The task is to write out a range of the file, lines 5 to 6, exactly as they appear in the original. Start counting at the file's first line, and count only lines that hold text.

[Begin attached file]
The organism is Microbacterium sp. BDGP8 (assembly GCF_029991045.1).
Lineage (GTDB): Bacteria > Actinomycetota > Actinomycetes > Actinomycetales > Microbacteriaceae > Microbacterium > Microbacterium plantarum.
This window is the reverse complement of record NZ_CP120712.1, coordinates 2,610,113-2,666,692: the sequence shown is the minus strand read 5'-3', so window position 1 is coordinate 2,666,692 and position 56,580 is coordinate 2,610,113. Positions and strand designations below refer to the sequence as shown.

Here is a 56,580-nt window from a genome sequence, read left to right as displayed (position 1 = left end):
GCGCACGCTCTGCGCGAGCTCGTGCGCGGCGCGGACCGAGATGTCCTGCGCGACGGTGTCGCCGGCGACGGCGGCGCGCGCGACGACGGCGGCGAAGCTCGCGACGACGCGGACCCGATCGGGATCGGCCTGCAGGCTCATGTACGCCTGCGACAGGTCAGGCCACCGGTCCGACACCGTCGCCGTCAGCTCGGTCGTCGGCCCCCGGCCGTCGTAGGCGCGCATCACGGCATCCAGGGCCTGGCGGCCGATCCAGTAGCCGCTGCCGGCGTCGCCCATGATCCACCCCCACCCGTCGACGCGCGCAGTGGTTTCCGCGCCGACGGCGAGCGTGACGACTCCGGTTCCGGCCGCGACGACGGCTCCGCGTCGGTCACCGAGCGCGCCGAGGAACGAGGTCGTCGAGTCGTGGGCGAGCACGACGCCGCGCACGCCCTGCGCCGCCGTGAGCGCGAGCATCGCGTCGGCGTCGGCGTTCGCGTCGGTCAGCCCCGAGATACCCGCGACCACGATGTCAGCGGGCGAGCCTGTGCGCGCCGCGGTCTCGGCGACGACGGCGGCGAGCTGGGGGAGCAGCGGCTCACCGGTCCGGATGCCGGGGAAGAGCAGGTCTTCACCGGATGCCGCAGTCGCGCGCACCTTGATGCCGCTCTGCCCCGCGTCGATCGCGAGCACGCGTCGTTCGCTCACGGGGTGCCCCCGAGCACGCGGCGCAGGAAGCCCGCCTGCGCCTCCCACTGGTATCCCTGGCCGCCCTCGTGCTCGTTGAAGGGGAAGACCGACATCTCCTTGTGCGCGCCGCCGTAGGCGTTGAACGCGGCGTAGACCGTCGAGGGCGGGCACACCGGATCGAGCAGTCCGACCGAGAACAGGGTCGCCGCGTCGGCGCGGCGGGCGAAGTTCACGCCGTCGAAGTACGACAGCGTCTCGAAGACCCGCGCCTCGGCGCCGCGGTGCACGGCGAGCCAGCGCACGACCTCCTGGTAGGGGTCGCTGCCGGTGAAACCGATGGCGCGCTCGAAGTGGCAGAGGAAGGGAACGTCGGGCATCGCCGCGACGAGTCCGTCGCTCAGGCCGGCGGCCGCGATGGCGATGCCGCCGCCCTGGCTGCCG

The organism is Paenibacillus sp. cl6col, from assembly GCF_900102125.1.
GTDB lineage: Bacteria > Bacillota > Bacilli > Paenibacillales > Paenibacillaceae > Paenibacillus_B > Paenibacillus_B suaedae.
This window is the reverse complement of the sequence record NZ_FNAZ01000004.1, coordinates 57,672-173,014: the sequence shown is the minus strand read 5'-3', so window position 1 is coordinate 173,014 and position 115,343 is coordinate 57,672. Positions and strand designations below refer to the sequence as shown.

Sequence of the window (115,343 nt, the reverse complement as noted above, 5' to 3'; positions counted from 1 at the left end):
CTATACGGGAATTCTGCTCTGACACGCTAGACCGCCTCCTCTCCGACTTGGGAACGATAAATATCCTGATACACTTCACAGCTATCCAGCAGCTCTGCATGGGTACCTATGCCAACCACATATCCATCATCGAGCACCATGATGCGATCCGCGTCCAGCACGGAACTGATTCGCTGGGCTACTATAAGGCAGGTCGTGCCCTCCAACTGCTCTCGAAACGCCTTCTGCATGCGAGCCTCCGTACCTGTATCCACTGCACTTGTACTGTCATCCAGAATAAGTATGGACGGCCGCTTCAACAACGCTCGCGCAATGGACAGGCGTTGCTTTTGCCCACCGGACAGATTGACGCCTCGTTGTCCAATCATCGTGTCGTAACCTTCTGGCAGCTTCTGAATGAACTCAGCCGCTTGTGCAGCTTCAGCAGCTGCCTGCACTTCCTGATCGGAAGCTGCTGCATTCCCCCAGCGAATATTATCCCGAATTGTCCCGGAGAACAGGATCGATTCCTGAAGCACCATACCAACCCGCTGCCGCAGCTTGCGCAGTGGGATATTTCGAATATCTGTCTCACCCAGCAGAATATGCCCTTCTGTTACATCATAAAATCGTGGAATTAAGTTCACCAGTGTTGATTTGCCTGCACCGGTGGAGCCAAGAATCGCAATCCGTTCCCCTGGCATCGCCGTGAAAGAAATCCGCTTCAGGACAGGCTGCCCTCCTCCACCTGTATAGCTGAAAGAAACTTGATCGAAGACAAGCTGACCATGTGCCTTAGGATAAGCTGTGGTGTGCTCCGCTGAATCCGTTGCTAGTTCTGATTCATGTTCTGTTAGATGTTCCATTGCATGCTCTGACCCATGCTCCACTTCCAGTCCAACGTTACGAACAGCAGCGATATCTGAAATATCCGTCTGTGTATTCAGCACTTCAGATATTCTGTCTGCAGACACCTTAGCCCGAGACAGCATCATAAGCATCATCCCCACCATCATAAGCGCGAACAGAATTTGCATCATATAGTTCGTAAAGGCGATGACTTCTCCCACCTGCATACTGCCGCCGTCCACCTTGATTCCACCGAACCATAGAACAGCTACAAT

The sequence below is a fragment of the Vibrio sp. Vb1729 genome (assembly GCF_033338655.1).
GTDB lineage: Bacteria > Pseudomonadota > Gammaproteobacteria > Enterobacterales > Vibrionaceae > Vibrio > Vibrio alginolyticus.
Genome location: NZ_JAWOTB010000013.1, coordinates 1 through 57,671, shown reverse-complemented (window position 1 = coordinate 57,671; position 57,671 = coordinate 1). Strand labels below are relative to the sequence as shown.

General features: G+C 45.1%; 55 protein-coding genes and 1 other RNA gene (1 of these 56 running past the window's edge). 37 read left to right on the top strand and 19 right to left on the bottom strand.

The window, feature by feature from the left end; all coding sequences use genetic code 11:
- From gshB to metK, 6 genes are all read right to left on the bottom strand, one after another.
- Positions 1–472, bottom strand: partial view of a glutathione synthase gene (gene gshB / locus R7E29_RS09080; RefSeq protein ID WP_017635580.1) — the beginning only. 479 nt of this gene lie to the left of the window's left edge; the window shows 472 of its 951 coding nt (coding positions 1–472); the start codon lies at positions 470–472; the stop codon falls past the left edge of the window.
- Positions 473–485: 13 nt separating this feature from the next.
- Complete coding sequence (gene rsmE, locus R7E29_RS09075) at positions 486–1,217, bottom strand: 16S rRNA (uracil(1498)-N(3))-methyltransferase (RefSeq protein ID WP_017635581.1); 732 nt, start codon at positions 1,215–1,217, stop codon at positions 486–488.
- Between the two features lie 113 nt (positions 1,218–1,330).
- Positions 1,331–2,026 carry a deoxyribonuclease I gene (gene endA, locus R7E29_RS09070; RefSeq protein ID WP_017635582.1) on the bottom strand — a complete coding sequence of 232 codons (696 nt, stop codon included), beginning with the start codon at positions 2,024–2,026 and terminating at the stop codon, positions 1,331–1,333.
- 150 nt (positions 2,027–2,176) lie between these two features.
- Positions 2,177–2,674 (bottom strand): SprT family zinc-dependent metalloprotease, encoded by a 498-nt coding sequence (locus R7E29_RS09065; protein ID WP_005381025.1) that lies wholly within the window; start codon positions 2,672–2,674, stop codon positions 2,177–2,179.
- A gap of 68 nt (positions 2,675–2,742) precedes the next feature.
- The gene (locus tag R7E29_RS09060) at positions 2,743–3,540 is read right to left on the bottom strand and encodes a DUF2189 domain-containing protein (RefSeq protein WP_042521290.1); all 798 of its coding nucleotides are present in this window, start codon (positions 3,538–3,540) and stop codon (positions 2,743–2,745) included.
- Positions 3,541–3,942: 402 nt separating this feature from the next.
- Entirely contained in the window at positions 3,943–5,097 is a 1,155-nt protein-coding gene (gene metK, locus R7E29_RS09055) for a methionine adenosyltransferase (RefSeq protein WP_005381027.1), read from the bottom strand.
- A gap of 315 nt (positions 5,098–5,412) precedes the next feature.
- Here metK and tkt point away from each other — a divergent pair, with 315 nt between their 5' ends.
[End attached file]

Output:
GCGCACGCTCTGCGCGAGCTCGTGCGCGGCGCGGACCGAGATGTCCTGCGCGACGGTGTCGCCGGCGACGGCGGCGCGCGCGACGACGGCGGCGAAGCTCGCGACGACGCGGACCCGATCGGGATCGGCCTGCAGGCTCATGTACGCCTGCGACAGGTCAGGCCACCGGTCCGACACCGTCGCCGTCAGCTCGGTCGTCGGCCCCCGGCCGTCGTAGGCGCGCATCACGGCATCCAGGGCCTGGCGGCCGATCCAGTAGCCGCTGCCGGCGTCGCCCATGATCCACCCCCACCCGTCGACGCGCGCAGTGGTTTCCGCGCCGACGGCGAGCGTGACGACTCCGGTTCCGGCCGCGACGACGGCTCCGCGTCGGTCACCGAGCGCGCCGAGGAACGAGGTCGTCGAGTCGTGGGCGAGCACGACGCCGCGCACGCCCTGCGCCGCCGTGAGCGCGAGCATCGCGTCGGCGTCGGCGTTCGCGTCGGTCAGCCCCGAGATACCCGCGACCACGATGTCAGCGGGCGAGCCTGTGCGCGCCGCGGTCTCGGCGACGACGGCGGCGAGCTGGGGGAGCAGCGGCTCACCGGTCCGGATGCCGGGGAAGAGCAGGTCTTCACCGGATGCCGCAGTCGCGCGCACCTTGATGCCGCTCTGCCCCGCGTCGATCGCGAGCACGCGTCGTTCGCTCACGGGGTGCCCCCGAGCACGCGGCGCAGGAAGCCCGCCTGCGCCTCCCACTGGTATCCCTGGCCGCCCTCGTGCTCGTTGAAGGGGAAGACCGACATCTCCTTGTGCGCGCCGCCGTAGGCGTTGAACGCGGCGTAGACCGTCGAGGGCGGGCACACCGGATCGAGCAGTCCGACCGAGAACAGGGTCGCCGCGTCGGCGCGGCGGGCGAAGTTCACGCCGTCGAAGTACGACAGCGTCTCGAAGACCCGCGCCTCGGCGCCGCGGTGCACGGCGAGCCAGCGCACGACCTCCTGGTAGGGGTCGCTGCCGGTGAAACCGATGGCGCGCTCGAAGTGGCAGAGGAAGGGAACGTCGGGCATCGCCGCGACGAGTCCGTCGCTCAGGCCGGCGGCCGCGATGGCGATGCCGCCGCCCTGGCTGCCG

The organism is Paenibacillus sp. cl6col, from assembly GCF_900102125.1.